Gourmet logbook
Bloggers, employees at the Cannery or simply people who enjoy the good things in life... They all have something in common: an appreciation for our little tins! For this edition, we join Lionel Tassan for a getaway in the Vercors massif...
27 - 09 - 2021
Le Vercors
Le Vercors
His photos are real gems. Lionel teaches math and writes for the specialised “outdoor” press. He's crazy about totally immersing himself in the wild mountains. Really and truly. He climbs, skies and hikes. And above all, he observes. So, when he told us he was going to explore the Vercors plateau for a whole day with his two daughters, we slipped him the idea of letting us experience the day through his words and pictures. And the result is stunning.
Photo : Lionel Tassan

The bond I have with Emie and Stella is great. Since their earliest childhood, I’ve been introducing them to a kind of communion with nature, whether through sports or contemplation. When autumn comes, the birds start singing again and the deer make themselves heard in the mountains. So we decided to take advantage of the still-mild weather for a one-day outing.

But before taking off, there was one event we didn't want to miss. Every year Coupe Icare is held – it’s a free flight festival with hot-air balloons. The aircraft take off from their base in Lumbin and land in the fields near our house. Children run through the streets of the village and cars stop everywhere.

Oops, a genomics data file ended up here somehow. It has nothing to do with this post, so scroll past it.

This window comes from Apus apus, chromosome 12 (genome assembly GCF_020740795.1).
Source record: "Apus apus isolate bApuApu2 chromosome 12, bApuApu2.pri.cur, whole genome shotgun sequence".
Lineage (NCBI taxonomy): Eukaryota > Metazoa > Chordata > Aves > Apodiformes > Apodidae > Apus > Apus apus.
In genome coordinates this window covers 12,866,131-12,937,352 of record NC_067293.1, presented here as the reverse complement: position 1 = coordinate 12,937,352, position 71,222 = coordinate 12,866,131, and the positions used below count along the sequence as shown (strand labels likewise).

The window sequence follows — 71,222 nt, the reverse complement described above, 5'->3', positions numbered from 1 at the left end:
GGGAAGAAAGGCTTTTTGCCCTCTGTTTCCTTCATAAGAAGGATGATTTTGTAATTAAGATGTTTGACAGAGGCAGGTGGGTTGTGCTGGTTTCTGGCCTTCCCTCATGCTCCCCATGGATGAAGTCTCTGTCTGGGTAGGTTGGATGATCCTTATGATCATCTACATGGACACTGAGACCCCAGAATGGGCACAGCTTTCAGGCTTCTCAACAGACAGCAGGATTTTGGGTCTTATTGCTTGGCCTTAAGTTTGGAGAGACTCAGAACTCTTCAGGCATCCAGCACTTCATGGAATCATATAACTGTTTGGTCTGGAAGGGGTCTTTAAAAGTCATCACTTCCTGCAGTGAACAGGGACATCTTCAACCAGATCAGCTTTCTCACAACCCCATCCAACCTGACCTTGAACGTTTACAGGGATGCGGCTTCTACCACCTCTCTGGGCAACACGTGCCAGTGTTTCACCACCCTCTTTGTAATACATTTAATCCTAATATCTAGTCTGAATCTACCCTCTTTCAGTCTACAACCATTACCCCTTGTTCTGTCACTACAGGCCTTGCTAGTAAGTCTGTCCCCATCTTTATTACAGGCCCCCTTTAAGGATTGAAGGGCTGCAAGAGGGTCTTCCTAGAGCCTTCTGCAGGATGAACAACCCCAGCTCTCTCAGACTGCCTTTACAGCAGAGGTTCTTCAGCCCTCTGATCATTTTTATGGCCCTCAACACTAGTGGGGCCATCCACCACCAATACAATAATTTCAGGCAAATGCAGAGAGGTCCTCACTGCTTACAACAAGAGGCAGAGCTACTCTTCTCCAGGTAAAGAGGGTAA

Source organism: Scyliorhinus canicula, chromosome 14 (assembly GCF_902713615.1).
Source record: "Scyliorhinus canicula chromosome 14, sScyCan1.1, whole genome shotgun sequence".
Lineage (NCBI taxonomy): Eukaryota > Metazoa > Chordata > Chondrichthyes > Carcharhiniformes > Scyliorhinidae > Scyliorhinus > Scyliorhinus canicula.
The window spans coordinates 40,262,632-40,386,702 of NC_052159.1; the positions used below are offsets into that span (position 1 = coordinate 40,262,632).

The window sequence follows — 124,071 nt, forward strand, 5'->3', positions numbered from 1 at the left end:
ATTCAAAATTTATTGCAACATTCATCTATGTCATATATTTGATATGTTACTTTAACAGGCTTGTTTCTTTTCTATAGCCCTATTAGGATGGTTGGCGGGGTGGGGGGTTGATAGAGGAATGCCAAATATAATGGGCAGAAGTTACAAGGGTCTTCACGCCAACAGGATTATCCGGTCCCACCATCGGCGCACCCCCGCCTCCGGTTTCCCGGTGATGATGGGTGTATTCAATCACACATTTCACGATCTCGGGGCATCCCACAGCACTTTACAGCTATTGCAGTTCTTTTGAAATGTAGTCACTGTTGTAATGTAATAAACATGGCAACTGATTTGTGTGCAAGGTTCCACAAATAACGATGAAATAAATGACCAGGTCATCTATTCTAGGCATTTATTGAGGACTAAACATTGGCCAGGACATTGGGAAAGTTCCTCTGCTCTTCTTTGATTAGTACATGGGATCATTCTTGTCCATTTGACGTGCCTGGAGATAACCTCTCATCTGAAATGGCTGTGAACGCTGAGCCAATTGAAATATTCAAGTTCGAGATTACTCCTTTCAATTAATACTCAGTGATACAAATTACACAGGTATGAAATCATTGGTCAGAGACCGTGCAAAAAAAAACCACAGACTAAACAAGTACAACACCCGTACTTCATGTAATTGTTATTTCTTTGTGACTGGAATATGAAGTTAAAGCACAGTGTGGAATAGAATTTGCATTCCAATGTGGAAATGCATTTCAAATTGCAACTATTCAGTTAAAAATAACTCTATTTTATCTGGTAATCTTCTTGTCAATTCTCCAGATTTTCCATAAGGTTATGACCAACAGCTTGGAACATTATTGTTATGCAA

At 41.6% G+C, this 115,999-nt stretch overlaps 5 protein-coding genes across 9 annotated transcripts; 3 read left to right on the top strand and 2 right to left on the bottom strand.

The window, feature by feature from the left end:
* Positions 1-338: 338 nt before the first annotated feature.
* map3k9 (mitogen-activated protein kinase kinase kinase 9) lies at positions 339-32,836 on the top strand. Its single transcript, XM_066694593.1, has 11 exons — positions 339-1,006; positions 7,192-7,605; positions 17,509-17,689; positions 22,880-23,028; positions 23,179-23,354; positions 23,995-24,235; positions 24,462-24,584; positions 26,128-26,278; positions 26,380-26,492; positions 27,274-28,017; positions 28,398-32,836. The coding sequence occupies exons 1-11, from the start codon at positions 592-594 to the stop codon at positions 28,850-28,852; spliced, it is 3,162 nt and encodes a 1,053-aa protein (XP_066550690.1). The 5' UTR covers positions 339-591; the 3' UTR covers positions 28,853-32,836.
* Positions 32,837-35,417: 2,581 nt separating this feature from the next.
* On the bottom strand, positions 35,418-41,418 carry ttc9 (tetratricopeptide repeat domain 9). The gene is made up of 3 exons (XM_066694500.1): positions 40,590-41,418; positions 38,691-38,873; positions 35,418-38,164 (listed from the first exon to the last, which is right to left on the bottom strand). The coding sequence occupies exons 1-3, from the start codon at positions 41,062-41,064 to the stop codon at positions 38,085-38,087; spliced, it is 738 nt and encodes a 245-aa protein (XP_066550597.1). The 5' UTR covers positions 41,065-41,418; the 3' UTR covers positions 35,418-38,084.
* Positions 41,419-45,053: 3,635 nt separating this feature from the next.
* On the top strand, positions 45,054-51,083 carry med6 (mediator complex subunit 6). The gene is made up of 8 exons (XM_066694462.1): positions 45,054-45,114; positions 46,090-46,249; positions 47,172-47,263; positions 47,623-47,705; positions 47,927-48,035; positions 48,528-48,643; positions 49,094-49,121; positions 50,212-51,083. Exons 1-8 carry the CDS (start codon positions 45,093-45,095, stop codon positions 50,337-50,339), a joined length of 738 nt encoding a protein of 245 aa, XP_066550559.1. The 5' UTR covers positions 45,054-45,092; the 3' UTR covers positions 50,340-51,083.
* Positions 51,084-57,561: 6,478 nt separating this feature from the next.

This year, the hot-air balloons arrived at 9 am. At times they seemed to land on the roofs of the houses. A spectacle that never grows old.

Photos : Lionel Tassan

After that, we headed to Crolles to pick up some food supplies before our hike – the highlight of our day.
We were lucky enough to find an artisanal bakery, "Le pain de Saint-Hugon", which bakes wonders. We also dropped by the small organic store nearby to get some fruit, before returning home to get our gear ready.

Photos : Lionel Tassan

Or to put it another way, you always need to make sure not to forget anything. We were going to the Vercors mountains, where the weather turns cool quickly on the high plateaus at the end of the day. Our down jackets would come in handy.

As well as the headlamps, considering that our return hike would be in the pitch dark. Unless the moonlight ended up accompanying us, if the clouds announced didn’t show up too early.

Besides that, I also brought along my observation equipment: binoculars, camera, tripod, telephoto lens, etc.

One last stop before the outing: to pick up something to go with the bread, cheese and fruit. Our family loves fish rillettes and tuna.

So we headed to the belle-iloise retail store in Grenoble. We decided on a ready-to-eat salad for lunch, and sandwich fillings and rillettes for the evening.

Photos : Lionel Tassan

Then we were Vercors-bound. Even before starting the hike, we needed to get our fill of energy. And that worked out well because our stomachs started growling at just the right time.

On the small road to Saint-Nizier then to Lans, we found a spot a little off to the side and in the sun. Ideal for setting up our little table and folding chairs. The mackerel salad with beluga lentils was a big hit.

Photos : Lionel Tassan

It was 3 pm when our little group set out for the natural reserve on the Vercors high plateau, after double-checking we hadn’t forgotten anything.